As many of our readers know, last year our purple green bean crop was enjoyed by deer, leaving Jim and I only enough to salvage a handful for our own tasting. Well this year is different – the new fence around the garden has provided the deer with a detour requiring them to walk on a different path and thus far, leaving the garden alone.

can green beansThat means not only do we have a bountiful crop of bush green beans, but we also have a ton of purple green beans to preserve.

Because beans are a low-acid food, pressure canning is required to kill micro-organisms and to prevent botulism.   But don’t stop reading now — it really is easy!!!  I will take you through step by step instructions on how to can green beans using our weighted pressure canner.  However, it is very important to follow the instructions on your own pressure canner, as it may differ from the one that we use.  This is a great first recipe when learning to use a pressure canner.

Canning Green Beans

1. Gather 9 pounds of green beans to make approximately a 9 pint batch – or 14 pounds which will make approximately a 7 quart batch. Choose only fresh, filled out, and firm beans.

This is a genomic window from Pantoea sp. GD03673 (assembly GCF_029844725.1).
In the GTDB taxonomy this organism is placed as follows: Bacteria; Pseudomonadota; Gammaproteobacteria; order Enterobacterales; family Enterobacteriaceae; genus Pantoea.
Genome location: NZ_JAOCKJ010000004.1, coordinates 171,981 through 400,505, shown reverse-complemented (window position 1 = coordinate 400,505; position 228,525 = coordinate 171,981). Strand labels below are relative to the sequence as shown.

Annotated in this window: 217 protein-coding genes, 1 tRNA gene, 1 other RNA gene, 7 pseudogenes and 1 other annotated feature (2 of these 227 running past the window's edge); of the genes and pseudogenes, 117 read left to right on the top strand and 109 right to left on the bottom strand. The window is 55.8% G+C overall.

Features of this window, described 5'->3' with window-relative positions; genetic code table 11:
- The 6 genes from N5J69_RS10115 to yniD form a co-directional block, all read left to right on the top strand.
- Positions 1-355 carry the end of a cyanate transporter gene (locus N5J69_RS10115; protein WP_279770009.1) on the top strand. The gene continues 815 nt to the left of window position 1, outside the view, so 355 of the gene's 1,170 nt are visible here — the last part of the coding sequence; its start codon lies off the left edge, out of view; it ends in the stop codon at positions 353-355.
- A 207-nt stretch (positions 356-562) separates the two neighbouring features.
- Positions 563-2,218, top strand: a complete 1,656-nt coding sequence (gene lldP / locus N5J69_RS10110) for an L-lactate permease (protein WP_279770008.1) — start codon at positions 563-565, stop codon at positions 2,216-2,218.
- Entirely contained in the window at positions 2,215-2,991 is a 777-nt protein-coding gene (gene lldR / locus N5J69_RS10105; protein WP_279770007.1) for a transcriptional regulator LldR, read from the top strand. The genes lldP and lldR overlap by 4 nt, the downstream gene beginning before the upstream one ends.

2. Prepare your jars by sanitizing them – easy to do in a dishwasher or boil the jars for 10 minutes in a large pot.  Keep the jars and lids hot until ready to use.   I place the lids in a small frying pan and keep them on a back burner until they are needed.  This is where the magnetic lid lifter comes in handy – and well worth the investment to prevent burnt fingers! Check out our article on The Must-Haves for Canning.

3. Fill a large stock pot with water and place on medium high heat to achieve a nice rolling boil.

4. Place 3 quarts of water into the pressure canner (again, follow your manufacturer’s instructions on what’s required for your canner).  **Hint – place 2 tablespoons of white vinegar in the water to prevent water stains on jars.  With the lid off, turn on medium heat to warm the water but not to a boil.